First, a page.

For those that don’t know what ‘Athlete’s Foot’ is, it is a common fungal infection in the feet that can otherwise be known as “tinea pedis” in medical terms. The fungal infection presents in the feet sometimes as a white or red apperance, chalky texture (looking like dry skin), small rings of erroded skin and at times when the infection is severe enough apperances of raw skin. (Below is a depiction of what it may present like)
Skin can become quite itchy and sensitive due to the fungal infection feeding off the cells of the skin to allow for its growth and it continues to grow if the environment is suitable for it. We know that for fungus to grow it thrives in environments that are WARM, WET (Moist) and DARK. So the perfect place to start growing your fungus would be straight in your SHOES where you’ve got all the sweat, heat and lack of sunlight to grow an infection. Athlete’s foot usually presents in the toe area due to the high friction cause when we walk or run, therefore leaving the skin there highly susceptible especially between the toes. The growth of fungus also comes with a funky stink to the feet that confirms to health care professionals or a doctor that there may be fungus present.
Some tips to managing Athlete’s Foot (Tinea Pedis):
BEST TIP —> APPLY AN INGREDIENT CALLED ‘TERBINAFINE’ TO THE FEET DAILY FOR 2-4 WEEKS (depending on the degree of fungal infection present) This can be found in a cream or spray form.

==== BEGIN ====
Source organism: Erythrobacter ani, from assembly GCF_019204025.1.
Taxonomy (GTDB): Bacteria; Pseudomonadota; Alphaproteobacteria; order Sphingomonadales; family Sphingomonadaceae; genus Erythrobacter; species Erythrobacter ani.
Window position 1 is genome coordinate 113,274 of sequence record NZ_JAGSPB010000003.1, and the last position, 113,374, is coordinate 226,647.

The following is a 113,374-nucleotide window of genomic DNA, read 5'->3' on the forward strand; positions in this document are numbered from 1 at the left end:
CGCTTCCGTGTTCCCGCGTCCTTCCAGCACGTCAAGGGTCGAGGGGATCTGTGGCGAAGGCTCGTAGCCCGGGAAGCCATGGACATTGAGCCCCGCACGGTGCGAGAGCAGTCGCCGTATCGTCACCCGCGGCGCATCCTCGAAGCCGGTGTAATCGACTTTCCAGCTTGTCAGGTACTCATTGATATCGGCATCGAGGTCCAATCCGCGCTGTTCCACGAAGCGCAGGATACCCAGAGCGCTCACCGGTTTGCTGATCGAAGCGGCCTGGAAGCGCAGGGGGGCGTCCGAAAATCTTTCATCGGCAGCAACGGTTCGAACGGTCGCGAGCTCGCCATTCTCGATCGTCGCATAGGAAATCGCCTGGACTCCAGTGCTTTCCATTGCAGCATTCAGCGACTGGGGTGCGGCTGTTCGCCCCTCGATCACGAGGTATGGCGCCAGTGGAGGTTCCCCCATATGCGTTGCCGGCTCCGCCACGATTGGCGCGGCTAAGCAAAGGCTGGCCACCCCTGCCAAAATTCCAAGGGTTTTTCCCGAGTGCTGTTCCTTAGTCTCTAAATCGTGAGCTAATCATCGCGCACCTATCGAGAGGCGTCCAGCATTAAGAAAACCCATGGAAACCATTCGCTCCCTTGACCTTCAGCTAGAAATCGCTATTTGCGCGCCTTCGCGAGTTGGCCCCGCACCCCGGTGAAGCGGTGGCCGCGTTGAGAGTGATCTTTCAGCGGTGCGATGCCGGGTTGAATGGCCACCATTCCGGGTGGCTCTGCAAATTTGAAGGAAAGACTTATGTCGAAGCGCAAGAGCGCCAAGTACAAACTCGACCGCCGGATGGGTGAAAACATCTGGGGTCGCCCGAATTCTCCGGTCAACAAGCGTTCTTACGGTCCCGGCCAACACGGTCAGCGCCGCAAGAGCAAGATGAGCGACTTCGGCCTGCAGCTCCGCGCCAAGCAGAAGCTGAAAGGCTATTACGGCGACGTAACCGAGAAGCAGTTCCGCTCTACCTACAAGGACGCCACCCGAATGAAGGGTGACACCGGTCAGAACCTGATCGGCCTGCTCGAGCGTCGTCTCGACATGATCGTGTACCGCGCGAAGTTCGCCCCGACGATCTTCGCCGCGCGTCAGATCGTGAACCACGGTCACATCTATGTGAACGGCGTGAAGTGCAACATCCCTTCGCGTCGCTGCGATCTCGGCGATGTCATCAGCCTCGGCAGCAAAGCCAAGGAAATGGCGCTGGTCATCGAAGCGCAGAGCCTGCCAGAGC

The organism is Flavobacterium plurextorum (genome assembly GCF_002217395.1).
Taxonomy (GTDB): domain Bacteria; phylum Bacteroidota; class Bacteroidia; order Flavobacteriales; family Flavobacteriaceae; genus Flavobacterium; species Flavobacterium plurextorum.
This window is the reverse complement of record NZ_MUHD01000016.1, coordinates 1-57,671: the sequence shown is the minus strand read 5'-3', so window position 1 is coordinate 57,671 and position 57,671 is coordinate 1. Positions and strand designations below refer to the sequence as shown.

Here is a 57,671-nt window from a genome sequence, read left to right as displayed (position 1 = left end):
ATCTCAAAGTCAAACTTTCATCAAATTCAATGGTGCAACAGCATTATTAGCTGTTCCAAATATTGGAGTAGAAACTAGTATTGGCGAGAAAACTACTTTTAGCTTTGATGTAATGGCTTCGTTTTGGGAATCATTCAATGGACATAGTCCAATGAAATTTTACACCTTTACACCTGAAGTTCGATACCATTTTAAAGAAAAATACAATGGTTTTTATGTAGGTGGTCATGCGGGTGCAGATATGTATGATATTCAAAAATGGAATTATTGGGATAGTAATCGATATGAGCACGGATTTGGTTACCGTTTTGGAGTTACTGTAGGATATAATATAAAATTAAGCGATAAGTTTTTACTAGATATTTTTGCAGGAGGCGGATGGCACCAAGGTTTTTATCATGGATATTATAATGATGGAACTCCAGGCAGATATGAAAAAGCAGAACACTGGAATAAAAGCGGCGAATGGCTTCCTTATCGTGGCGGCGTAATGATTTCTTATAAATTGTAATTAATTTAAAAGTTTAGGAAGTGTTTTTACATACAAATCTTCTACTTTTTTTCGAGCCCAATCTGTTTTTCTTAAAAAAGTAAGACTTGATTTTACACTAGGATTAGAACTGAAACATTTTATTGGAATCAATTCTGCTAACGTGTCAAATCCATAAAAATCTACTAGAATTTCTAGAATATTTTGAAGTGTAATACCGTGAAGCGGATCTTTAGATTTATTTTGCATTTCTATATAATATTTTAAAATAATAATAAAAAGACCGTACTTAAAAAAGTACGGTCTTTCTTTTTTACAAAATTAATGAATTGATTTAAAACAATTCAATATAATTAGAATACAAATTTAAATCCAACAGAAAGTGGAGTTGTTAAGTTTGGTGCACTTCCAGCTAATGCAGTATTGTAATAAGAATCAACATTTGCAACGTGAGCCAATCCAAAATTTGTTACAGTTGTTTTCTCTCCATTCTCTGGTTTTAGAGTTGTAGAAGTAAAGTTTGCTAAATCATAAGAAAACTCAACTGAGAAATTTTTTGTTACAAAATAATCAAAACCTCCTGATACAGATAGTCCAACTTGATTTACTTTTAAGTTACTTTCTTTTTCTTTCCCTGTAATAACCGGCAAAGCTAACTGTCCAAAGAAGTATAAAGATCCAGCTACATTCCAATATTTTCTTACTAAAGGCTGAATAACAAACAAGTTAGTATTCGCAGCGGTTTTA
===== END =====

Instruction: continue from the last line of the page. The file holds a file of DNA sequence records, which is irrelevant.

– Make sure you are constantly airing out your feet, especially if you are in shoes or boots all day for work or school.
– Wearing breathable socks that will allow your feet to control moist levels during the day such as bamboo socks which can prevent the build up of soggy socks from sweat accumulating over the day.
– Swapping shoes daily and avoid wearing the same shoe all day, everyday. Preferably having two pairs to alternate between if you don’t have multiple pairs.
– Drying your feet after a shower (especially between the toes as this seems to be the area that gets affect the most by maceration).
– Avoid walking bear foot in public areas such as swimming pools, toilets, gyms or any uncleansed environment.
– Giving your feet some sunlight to allow any excess moisture to dry up.
– Spraying all your shoes with anti-fungal spray to avoid getting reinfected.
If the tips above don’t seem to do the job for your feet, consider visiting a Podiatrist to have a professional assess your feet as to whether the issue is in fact a fungal infection or something else.
Thanks for reading